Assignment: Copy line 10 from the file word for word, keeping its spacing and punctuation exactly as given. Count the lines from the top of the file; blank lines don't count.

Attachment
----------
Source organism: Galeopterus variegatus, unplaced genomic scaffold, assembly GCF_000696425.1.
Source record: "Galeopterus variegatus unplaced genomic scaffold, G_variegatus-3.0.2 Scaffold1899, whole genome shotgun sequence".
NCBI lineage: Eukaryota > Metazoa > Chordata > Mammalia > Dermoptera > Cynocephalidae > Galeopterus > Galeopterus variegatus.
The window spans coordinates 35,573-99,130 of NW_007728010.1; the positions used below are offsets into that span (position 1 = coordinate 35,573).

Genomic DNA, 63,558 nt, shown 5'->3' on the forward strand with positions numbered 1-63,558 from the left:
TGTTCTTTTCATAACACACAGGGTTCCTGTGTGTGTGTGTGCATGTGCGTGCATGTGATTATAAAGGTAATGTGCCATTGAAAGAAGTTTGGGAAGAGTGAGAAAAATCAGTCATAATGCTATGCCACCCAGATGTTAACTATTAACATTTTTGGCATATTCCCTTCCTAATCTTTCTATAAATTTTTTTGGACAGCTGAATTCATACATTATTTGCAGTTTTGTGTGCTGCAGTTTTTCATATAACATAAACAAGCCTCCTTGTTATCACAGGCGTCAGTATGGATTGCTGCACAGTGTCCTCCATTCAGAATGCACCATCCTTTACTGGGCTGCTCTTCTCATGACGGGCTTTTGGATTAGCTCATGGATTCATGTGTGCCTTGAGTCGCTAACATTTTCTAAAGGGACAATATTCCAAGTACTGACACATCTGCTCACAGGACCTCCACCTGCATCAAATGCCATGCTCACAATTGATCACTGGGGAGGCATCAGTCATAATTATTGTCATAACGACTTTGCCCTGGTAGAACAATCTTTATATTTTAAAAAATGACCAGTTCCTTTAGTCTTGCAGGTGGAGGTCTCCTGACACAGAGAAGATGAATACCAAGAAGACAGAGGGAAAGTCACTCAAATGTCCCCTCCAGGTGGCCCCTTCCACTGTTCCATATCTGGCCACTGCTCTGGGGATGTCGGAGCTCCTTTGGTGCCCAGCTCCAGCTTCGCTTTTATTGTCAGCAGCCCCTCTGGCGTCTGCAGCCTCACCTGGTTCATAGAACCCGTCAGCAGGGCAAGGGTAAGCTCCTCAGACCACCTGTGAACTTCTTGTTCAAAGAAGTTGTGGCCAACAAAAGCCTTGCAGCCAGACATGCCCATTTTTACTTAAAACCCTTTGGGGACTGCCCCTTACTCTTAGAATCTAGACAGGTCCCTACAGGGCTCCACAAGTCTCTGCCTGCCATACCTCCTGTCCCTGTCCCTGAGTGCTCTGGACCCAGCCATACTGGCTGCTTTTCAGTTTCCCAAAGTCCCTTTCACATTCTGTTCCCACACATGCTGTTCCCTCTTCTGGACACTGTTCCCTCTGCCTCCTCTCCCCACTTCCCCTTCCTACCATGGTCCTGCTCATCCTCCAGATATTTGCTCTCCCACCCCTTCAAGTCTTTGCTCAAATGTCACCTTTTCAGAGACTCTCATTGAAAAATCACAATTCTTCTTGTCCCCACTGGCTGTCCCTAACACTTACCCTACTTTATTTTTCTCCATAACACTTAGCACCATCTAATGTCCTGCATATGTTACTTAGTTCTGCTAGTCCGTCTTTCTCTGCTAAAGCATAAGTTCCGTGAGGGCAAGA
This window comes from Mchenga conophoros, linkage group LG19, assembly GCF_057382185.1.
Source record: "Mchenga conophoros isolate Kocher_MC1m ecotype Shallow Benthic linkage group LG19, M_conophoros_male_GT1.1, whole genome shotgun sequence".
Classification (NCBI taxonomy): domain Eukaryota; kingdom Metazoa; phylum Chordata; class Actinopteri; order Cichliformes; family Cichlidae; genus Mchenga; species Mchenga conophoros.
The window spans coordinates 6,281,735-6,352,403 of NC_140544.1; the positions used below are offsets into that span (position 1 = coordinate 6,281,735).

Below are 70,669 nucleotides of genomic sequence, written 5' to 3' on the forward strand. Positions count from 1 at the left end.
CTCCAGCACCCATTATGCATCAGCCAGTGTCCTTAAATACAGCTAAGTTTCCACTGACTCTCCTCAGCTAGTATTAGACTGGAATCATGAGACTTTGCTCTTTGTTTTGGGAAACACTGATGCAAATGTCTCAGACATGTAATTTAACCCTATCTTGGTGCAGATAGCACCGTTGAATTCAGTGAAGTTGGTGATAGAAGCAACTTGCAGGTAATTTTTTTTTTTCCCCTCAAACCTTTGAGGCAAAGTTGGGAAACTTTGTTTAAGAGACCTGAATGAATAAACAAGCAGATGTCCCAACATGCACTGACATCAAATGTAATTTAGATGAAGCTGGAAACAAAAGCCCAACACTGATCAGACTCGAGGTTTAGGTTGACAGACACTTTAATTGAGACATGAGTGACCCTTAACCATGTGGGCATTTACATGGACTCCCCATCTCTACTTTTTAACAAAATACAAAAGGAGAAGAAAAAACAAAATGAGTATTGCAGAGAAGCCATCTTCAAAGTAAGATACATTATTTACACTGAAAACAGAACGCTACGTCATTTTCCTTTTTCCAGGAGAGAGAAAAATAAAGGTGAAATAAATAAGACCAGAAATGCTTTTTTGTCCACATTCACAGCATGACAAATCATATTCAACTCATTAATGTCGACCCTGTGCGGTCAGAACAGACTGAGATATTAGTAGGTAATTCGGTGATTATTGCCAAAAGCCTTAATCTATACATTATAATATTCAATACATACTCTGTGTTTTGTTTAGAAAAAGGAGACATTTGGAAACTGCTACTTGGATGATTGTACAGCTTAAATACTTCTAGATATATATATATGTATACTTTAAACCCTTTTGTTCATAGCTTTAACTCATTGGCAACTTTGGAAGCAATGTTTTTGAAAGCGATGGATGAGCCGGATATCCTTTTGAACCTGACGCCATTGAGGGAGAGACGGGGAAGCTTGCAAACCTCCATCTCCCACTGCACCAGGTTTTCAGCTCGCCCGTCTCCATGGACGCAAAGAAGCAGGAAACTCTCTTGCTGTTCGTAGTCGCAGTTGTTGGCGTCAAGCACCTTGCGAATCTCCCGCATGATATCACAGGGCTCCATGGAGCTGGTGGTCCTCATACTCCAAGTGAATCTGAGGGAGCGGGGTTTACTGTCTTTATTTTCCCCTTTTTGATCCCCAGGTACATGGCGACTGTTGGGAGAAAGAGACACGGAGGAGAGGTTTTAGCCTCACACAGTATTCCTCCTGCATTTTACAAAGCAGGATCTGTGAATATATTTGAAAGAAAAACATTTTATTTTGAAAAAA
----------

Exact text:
The window spans coordinates 6,281,735-6,352,403 of NC_140544.1; the positions used below are offsets into that span (position 1 = coordinate 6,281,735).